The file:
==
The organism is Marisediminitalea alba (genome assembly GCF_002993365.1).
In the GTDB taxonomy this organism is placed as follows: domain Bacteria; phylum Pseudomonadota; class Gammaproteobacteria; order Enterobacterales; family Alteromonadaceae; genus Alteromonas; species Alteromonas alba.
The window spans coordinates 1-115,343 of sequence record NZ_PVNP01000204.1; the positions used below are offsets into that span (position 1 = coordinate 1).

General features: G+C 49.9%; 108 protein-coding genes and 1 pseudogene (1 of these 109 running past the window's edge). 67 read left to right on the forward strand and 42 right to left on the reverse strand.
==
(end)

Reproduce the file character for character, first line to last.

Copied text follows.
The organism is Marisediminitalea alba (genome assembly GCF_002993365.1).
In the GTDB taxonomy this organism is placed as follows: domain Bacteria; phylum Pseudomonadota; class Gammaproteobacteria; order Enterobacterales; family Alteromonadaceae; genus Alteromonas; species Alteromonas alba.
The window spans coordinates 1-115,343 of sequence record NZ_PVNP01000204.1; the positions used below are offsets into that span (position 1 = coordinate 1).

General features: G+C 49.9%; 108 protein-coding genes and 1 pseudogene (1 of these 109 running past the window's edge). 67 read left to right on the forward strand and 42 right to left on the reverse strand.